What Should a Climate Change “Plan” Look Like?

NASA

David Roberts has a point here:

Anyone with a 3-digit IQ can do a bit of googling and come up with a set of policies to reduce carbon emissions. But a plan—now that’s a different thing. A plan has to be an actual course of action with both a goal and a chance of success. We should be able to line up your plan with all the others and extract two numbers about each one: (1) emission levels in 2050 if the plan works, and (b) consensus probability that the plan will work.

I don’t have such a plan in mind, of course, but I do have a few guidelines that I think could help someone win this game:

  • Think international. Yes, yes, the Republican Party is hopeless right now and that makes America a non-player. But you shouldn’t obsess about America anyway. Any plan that’s worth the paper it’s written on will focus on things that are most likely to work all around the world.
  • Focus on getting the biggest bang for the buck. “Biggest bang” is pretty obvious: it just means reducing carbon emissions as much as possible as fast as possible. But “for the buck” means more than just the lowest possible price tag. “Price” should be seen as both dollars and as personal sacrifice. The more sacrifice you ask of people, the bigger the cost. The lower the sacrifice, the better chance you have of getting widespread buy-in.
  • Forget the free market. There’s no profit in addressing climate change. In fact, the profit is almost entirely on the other side. This means that any plausible plan has to include lots of government subsidies: subsidies for solar, subsidies for wind, subsidies for electric cars, subsidies for reforestation, etc. Basically, you should accept that virtually every policy you support will happen only to the extent that the government subsidizes it.
  • Lots of shared R&D. We could address climate change solely with existing technology. The problem is that even with truckloads of subsidies, it would demand more sacrifice than people are likely to accept. That means that we desperately need new and better technology on all fronts as soon as possible. This should be a Manhattan Project kind of thing, and in this case it’s OK to be America-centric. Obviously other countries do scientific research as well, but America does the most. What’s more, a project like this really would motivate other countries to get on board with R&D of their own.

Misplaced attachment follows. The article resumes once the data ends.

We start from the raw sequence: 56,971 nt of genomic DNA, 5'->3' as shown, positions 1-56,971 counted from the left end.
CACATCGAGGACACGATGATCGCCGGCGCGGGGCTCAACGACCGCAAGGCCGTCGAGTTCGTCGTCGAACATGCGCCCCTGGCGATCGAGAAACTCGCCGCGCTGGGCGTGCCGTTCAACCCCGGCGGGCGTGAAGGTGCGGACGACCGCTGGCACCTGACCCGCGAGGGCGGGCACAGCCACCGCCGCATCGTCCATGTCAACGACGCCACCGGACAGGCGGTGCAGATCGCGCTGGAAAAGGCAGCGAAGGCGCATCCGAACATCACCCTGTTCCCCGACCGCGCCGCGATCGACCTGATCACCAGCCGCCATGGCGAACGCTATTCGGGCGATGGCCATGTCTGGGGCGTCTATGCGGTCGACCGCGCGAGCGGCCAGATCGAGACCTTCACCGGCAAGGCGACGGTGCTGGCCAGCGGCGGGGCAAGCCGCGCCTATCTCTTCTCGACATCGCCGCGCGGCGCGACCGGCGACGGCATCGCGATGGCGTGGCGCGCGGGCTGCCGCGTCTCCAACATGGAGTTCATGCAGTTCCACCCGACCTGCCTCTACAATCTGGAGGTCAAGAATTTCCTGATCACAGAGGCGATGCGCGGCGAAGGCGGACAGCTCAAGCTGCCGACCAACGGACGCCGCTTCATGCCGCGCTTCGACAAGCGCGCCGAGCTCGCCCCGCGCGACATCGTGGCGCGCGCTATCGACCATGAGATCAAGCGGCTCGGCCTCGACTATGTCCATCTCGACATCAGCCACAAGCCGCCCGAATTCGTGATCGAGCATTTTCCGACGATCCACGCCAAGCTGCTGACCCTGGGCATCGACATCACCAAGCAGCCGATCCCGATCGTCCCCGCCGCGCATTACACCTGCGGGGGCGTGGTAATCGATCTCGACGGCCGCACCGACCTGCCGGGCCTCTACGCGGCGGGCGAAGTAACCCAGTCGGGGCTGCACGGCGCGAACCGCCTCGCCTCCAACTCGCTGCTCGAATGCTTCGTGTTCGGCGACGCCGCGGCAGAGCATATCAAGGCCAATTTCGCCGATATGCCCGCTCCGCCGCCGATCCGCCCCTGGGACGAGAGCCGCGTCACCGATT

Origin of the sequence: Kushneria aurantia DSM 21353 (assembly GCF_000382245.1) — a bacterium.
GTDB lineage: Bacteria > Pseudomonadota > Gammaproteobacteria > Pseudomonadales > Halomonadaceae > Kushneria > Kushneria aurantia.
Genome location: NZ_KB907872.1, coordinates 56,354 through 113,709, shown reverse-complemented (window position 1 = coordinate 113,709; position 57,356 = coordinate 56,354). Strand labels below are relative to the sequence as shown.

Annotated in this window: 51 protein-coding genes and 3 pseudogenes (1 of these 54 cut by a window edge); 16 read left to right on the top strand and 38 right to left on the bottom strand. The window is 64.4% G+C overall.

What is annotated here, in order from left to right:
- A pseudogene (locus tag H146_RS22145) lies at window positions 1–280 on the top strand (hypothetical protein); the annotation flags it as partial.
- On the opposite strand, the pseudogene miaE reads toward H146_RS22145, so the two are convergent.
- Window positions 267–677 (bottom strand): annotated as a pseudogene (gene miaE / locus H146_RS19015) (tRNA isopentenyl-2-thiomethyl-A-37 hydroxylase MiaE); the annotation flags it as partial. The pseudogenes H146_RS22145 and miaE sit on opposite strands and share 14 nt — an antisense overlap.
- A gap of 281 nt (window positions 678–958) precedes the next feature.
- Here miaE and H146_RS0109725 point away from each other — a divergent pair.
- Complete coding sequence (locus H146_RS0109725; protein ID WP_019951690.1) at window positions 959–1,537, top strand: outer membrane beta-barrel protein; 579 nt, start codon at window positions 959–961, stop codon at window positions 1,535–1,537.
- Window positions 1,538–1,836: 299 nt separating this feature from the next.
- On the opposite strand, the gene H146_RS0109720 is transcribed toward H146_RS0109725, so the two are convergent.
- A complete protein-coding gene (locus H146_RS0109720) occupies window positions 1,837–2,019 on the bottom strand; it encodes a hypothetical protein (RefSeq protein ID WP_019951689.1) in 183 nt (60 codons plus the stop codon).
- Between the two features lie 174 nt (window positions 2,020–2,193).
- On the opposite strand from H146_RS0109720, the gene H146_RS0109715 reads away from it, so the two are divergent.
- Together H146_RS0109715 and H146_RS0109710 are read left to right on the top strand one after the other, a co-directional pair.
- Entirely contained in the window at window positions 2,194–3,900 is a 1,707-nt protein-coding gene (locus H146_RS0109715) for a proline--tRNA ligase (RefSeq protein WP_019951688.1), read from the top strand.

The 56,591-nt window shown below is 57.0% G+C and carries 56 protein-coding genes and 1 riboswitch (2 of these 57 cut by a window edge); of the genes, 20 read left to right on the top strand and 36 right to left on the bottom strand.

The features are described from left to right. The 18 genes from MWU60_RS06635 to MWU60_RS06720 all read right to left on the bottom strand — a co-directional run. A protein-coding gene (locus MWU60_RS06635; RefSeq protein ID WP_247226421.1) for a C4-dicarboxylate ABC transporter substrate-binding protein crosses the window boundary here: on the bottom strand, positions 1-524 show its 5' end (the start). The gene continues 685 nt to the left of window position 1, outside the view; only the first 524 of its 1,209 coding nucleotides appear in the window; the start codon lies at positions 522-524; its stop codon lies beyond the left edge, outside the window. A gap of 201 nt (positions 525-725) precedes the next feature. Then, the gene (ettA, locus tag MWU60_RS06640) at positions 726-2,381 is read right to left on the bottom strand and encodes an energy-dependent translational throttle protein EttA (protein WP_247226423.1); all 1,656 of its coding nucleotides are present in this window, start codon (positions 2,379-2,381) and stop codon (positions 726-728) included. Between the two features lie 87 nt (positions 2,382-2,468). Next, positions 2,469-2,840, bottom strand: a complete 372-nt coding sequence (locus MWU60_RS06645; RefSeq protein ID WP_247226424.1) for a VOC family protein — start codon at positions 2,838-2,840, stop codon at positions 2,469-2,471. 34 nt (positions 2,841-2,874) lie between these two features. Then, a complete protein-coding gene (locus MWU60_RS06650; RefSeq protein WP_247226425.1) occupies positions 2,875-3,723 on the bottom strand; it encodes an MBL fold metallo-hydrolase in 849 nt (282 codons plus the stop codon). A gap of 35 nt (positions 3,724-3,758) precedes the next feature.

And how will all this be paid for? The obvious answer is a whopping big progressive carbon tax. This would provide plenty of money for all those subsidies and would provide a tailwind for all the other carbon-reduction policies you come up with. However, a whopping tax means a big sacrifice, and that probably dooms it to fail. A carbon tax that starts small but steadily increases is one compromise that might work. A carbon tax that pays for more than just climate change might also reduce opposition.

There are plenty of other possibilities. The main thing is to be rigidly realistic at all times. If you ask too much of people, they won’t support your ideas no matter how great they are. And even if they do, they aren’t likely to respond appropriately to the scale of the problem on their own. I haven’t, after all. Neither have you. But that’s OK: climate change won’t be affected much by personal action anyway. It’s too big. Like a war, it requires action on a governmental scale. Unlike a war, however, it has no human enemy to spur citizens to accept the sacrifice it takes to win. It’s up to us to come up with an alternative.

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